1. Cabot Trail, Nova Scotia
This route combines winding forest roads with awe-inspiring coastal views, making it a perfect choice for motorcyclists who want to connect with nature. Although you can complete the trail’s 185 miles in a day, the area’s abundance of beautiful campgrounds might tempt you to slow down and savor the journey.

2. U.S. 129, North Carolina

If you’re looking for a thrill, this route is for you. Known as the Tail of the Dragon, this challenging road packs 318 curves into just 11 miles as it winds through the Deals Gap mountain pass along the state line between North Carolina and Tennessee.

3. Icefields Parkway, Alberta
You’ll want to take your time riding the 141 miles between Lake Louise and Jasper, where majestic wildlife and striking views of the Canadian Rocky Mountains abound.

4. Blue Ridge Parkway, United States
Do yourself a favor and ride at least part of this national parkway through North Carolina and Virginia in the fall. Its 469 miles connect the lush forests of two national parks: The Great Smoky Mountains and Shenandoah. There’s no shortage of scenic vistas on this route.

5. San Juan Skyway, Colorado
Experience some of the most stunning scenery the United States has to offer along this 236-mile loop. The road’s twists and turns are exhilarating to navigate, but be sure to also stop and explore some of the historic mining towns on the way.

No matter which route you choose for your next motorcycle trip, make sure your bike is in prime condition and that you check the weather forecast before you leave.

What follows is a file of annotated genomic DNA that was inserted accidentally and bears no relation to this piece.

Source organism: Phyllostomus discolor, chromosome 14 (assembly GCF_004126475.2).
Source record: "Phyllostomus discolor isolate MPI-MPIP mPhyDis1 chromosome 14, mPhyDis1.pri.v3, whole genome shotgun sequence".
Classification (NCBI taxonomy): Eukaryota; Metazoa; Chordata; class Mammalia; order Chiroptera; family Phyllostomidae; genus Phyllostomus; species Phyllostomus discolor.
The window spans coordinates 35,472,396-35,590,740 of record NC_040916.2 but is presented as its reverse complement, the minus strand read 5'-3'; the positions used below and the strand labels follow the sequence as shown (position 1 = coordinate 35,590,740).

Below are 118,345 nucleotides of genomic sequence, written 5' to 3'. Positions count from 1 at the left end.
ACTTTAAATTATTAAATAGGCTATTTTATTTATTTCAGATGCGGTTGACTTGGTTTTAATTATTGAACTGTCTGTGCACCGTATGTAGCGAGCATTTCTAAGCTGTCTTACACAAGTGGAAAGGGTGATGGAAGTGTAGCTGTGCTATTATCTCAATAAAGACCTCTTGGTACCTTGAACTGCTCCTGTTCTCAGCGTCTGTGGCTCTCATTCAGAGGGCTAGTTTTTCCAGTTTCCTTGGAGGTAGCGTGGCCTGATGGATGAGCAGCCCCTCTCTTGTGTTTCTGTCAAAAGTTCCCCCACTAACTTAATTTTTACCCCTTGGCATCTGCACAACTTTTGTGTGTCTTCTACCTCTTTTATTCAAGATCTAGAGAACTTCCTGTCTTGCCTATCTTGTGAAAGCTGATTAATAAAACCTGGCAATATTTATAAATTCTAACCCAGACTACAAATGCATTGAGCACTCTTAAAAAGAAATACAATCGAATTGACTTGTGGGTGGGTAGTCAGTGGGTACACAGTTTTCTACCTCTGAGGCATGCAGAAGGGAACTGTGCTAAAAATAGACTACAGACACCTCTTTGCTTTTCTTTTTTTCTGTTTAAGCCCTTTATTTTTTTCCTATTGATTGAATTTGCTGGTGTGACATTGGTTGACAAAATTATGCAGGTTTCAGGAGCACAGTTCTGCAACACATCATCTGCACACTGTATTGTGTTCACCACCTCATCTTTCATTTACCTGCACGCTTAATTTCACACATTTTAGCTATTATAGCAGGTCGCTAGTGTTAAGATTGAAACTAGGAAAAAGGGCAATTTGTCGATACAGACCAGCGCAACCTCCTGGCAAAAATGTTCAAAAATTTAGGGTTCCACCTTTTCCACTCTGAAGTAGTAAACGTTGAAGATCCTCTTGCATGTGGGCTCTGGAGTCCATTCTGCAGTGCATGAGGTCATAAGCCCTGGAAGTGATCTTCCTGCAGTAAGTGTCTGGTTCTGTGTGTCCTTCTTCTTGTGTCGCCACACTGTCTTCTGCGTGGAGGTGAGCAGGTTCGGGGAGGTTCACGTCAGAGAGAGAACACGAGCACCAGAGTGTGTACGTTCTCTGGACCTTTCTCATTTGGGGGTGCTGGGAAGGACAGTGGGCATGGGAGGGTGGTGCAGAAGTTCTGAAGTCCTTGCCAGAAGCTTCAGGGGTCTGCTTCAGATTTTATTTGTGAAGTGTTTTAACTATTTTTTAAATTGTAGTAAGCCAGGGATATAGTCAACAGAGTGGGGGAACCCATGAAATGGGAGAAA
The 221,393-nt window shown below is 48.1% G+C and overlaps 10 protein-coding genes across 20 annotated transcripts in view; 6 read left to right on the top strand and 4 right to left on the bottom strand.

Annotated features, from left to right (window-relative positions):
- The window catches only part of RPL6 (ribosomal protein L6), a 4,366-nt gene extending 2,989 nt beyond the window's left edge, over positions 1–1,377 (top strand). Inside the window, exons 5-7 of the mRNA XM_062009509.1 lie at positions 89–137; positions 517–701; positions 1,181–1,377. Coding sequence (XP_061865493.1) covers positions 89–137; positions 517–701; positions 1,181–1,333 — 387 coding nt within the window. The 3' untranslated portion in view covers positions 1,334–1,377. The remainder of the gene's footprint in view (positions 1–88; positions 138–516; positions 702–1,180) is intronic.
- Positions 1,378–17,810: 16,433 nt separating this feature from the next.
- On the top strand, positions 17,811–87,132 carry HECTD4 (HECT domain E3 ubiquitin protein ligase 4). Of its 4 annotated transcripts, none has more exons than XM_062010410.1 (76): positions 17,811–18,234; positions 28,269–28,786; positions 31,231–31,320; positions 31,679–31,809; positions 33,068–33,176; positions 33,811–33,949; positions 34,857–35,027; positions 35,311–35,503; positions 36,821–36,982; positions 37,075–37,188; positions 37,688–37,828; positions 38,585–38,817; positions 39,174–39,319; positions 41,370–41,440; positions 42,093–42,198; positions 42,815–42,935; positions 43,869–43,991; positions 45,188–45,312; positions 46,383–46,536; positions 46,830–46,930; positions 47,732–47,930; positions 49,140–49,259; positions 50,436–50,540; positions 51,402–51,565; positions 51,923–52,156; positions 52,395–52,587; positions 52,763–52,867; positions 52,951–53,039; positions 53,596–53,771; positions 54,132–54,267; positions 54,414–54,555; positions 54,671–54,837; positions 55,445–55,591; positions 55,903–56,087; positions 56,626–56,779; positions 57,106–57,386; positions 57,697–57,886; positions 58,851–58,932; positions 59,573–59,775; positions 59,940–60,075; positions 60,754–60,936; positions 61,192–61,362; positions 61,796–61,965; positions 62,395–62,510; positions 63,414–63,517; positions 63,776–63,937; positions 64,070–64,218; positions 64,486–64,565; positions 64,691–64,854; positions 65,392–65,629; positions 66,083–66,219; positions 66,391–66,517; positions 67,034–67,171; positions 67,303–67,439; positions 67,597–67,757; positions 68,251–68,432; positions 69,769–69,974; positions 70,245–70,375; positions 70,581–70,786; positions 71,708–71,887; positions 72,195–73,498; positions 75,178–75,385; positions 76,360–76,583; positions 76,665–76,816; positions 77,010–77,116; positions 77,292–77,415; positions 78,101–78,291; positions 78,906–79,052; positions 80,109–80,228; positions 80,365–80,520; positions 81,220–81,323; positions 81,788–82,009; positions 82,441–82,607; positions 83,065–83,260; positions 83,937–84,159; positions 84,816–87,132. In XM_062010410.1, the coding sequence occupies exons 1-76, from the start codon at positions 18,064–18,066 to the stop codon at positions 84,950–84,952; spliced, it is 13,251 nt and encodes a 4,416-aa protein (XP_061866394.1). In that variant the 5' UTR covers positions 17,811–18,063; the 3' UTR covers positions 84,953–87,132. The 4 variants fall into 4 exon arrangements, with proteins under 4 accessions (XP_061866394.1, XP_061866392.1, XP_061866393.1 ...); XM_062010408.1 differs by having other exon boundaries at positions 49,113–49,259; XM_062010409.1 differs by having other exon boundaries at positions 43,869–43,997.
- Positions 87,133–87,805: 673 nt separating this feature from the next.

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How to prepare for a multi-day motorcycle trip

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Careful preparation is the key to having a successful motorcycle trip, especially if you plan to spend several days on the road. Here’s what you should do before you embark.

Inspect your bike
Make sure your motorcycle is running smoothly before you hit the road. The last thing you want is for it to break down when you’re far from home. Pay close attention to the:

• Tires. Check the pressure and make sure the tread isn’t worn down.

• Brakes. Look for signs of corrosion and listen for squeaking or grinding sounds.

• Suspension. If your bike doesn’t handle well, bring it to a mechanic.

• Headlights. Make sure they’re not cracked or burnt out. Don’t forget to check the brake lights too.

• Fluid levels. Change the engine oil and if necessary, top up the transmission, coolant, and brake fluids.

If this is your first ride of the season, get your motorcycle inspected by a professional to make sure it’s in good condition.

Plan your route
Hitting the open road without a plan is spontaneous but also reckless. An itinerary helps you manage your time and ensure you can reach each destination before nightfall. You should also book your accommodations in advance since hotels and campgrounds can fill up fast, especially during the summer.

Finally, don’t forget to prepare your body for the long hours of riding ahead. Take a few shorter trips beforehand with all of your gear so you can get used to the weight and build up your stamina.

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Summer staycation – Be a tourist in your own town!

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The Front Royal Visitors Center, a popular Front Royal tourist destination will be opening again soon. Royal Examiner File Photos by Roger Bianchini